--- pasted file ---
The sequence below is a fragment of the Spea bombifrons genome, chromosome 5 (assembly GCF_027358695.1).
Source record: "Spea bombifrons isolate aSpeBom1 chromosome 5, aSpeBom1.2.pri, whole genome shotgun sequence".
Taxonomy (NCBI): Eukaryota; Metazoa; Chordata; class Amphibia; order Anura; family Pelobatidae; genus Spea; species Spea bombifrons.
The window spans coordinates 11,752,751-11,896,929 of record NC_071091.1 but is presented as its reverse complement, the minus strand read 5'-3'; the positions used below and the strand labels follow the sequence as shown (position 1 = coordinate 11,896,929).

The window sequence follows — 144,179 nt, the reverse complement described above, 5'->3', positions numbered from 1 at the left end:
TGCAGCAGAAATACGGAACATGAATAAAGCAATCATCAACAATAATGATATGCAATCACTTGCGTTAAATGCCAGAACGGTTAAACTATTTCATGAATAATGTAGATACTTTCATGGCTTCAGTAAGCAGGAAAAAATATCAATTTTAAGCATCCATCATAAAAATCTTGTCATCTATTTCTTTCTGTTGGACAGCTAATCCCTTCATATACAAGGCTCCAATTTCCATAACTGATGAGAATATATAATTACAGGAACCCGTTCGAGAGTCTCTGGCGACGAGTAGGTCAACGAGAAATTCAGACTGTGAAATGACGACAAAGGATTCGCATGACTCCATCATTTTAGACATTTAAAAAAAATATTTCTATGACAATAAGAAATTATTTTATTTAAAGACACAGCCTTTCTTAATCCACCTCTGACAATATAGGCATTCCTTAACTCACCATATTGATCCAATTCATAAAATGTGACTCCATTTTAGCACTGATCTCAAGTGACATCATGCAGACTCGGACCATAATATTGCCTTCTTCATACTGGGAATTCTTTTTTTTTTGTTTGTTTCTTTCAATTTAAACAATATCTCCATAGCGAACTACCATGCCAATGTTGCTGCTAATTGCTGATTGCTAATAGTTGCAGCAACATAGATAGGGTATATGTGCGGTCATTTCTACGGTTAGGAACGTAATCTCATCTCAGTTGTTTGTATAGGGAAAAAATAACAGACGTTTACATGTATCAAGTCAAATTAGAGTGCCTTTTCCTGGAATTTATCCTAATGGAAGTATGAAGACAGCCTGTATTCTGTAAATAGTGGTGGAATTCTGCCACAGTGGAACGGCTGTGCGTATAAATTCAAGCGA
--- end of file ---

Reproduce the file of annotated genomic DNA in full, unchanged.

The sequence below is a fragment of the Spea bombifrons genome, chromosome 5 (assembly GCF_027358695.1).
Source record: "Spea bombifrons isolate aSpeBom1 chromosome 5, aSpeBom1.2.pri, whole genome shotgun sequence".
Taxonomy (NCBI): Eukaryota; Metazoa; Chordata; class Amphibia; order Anura; family Pelobatidae; genus Spea; species Spea bombifrons.
The window spans coordinates 11,752,751-11,896,929 of record NC_071091.1 but is presented as its reverse complement, the minus strand read 5'-3'; the positions used below and the strand labels follow the sequence as shown (position 1 = coordinate 11,896,929).

The window sequence follows — 144,179 nt, the reverse complement described above, 5'->3', positions numbered from 1 at the left end:
TGCAGCAGAAATACGGAACATGAATAAAGCAATCATCAACAATAATGATATGCAATCACTTGCGTTAAATGCCAGAACGGTTAAACTATTTCATGAATAATGTAGATACTTTCATGGCTTCAGTAAGCAGGAAAAAATATCAATTTTAAGCATCCATCATAAAAATCTTGTCATCTATTTCTTTCTGTTGGACAGCTAATCCCTTCATATACAAGGCTCCAATTTCCATAACTGATGAGAATATATAATTACAGGAACCCGTTCGAGAGTCTCTGGCGACGAGTAGGTCAACGAGAAATTCAGACTGTGAAATGACGACAAAGGATTCGCATGACTCCATCATTTTAGACATTTAAAAAAAATATTTCTATGACAATAAGAAATTATTTTATTTAAAGACACAGCCTTTCTTAATCCACCTCTGACAATATAGGCATTCCTTAACTCACCATATTGATCCAATTCATAAAATGTGACTCCATTTTAGCACTGATCTCAAGTGACATCATGCAGACTCGGACCATAATATTGCCTTCTTCATACTGGGAATTCTTTTTTTTTTGTTTGTTTCTTTCAATTTAAACAATATCTCCATAGCGAACTACCATGCCAATGTTGCTGCTAATTGCTGATTGCTAATAGTTGCAGCAACATAGATAGGGTATATGTGCGGTCATTTCTACGGTTAGGAACGTAATCTCATCTCAGTTGTTTGTATAGGGAAAAAATAACAGACGTTTACATGTATCAAGTCAAATTAGAGTGCCTTTTCCTGGAATTTATCCTAATGGAAGTATGAAGACAGCCTGTATTCTGTAAATAGTGGTGGAATTCTGCCACAGTGGAACGGCTGTGCGTATAAATTCAAGCGA